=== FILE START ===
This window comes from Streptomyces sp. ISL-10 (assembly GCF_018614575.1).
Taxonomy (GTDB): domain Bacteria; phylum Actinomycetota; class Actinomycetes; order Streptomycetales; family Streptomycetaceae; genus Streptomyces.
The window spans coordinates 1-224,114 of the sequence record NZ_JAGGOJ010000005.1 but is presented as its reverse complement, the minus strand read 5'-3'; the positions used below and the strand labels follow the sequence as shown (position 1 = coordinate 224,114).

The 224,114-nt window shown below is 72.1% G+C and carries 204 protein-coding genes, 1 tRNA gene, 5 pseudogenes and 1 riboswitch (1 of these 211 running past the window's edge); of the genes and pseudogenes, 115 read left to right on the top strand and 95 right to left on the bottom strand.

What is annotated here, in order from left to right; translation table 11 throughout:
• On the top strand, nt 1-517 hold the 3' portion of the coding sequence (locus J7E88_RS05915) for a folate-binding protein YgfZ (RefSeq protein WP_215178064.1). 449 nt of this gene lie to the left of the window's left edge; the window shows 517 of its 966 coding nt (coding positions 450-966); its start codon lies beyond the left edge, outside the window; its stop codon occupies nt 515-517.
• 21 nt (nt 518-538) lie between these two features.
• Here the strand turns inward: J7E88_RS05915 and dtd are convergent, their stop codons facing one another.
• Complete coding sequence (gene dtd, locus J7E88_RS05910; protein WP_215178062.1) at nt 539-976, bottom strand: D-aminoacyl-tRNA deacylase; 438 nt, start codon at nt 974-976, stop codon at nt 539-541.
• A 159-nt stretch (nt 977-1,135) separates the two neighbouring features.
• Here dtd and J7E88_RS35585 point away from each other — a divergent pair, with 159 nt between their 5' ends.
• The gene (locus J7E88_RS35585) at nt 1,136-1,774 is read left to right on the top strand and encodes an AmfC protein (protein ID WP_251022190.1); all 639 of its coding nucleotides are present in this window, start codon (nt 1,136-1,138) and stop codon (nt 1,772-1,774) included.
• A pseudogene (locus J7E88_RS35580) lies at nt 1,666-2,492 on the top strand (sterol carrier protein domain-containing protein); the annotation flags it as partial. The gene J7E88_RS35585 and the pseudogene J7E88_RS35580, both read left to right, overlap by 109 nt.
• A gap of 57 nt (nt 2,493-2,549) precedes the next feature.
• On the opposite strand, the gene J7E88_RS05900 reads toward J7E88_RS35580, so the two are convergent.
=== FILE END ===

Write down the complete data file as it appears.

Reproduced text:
This window comes from Streptomyces sp. ISL-10 (assembly GCF_018614575.1).
Taxonomy (GTDB): domain Bacteria; phylum Actinomycetota; class Actinomycetes; order Streptomycetales; family Streptomycetaceae; genus Streptomyces.
The window spans coordinates 1-224,114 of the sequence record NZ_JAGGOJ010000005.1 but is presented as its reverse complement, the minus strand read 5'-3'; the positions used below and the strand labels follow the sequence as shown (position 1 = coordinate 224,114).

The 224,114-nt window shown below is 72.1% G+C and carries 204 protein-coding genes, 1 tRNA gene, 5 pseudogenes and 1 riboswitch (1 of these 211 running past the window's edge); of the genes and pseudogenes, 115 read left to right on the top strand and 95 right to left on the bottom strand.

What is annotated here, in order from left to right; translation table 11 throughout:
• On the top strand, nt 1-517 hold the 3' portion of the coding sequence (locus J7E88_RS05915) for a folate-binding protein YgfZ (RefSeq protein WP_215178064.1). 449 nt of this gene lie to the left of the window's left edge; the window shows 517 of its 966 coding nt (coding positions 450-966); its start codon lies beyond the left edge, outside the window; its stop codon occupies nt 515-517.
• 21 nt (nt 518-538) lie between these two features.
• Here the strand turns inward: J7E88_RS05915 and dtd are convergent, their stop codons facing one another.
• Complete coding sequence (gene dtd, locus J7E88_RS05910; protein WP_215178062.1) at nt 539-976, bottom strand: D-aminoacyl-tRNA deacylase; 438 nt, start codon at nt 974-976, stop codon at nt 539-541.
• A 159-nt stretch (nt 977-1,135) separates the two neighbouring features.
• Here dtd and J7E88_RS35585 point away from each other — a divergent pair, with 159 nt between their 5' ends.
• The gene (locus J7E88_RS35585) at nt 1,136-1,774 is read left to right on the top strand and encodes an AmfC protein (protein ID WP_251022190.1); all 639 of its coding nucleotides are present in this window, start codon (nt 1,136-1,138) and stop codon (nt 1,772-1,774) included.
• A pseudogene (locus J7E88_RS35580) lies at nt 1,666-2,492 on the top strand (sterol carrier protein domain-containing protein); the annotation flags it as partial. The gene J7E88_RS35585 and the pseudogene J7E88_RS35580, both read left to right, overlap by 109 nt.
• A gap of 57 nt (nt 2,493-2,549) precedes the next feature.
• On the opposite strand, the gene J7E88_RS05900 reads toward J7E88_RS35580, so the two are convergent.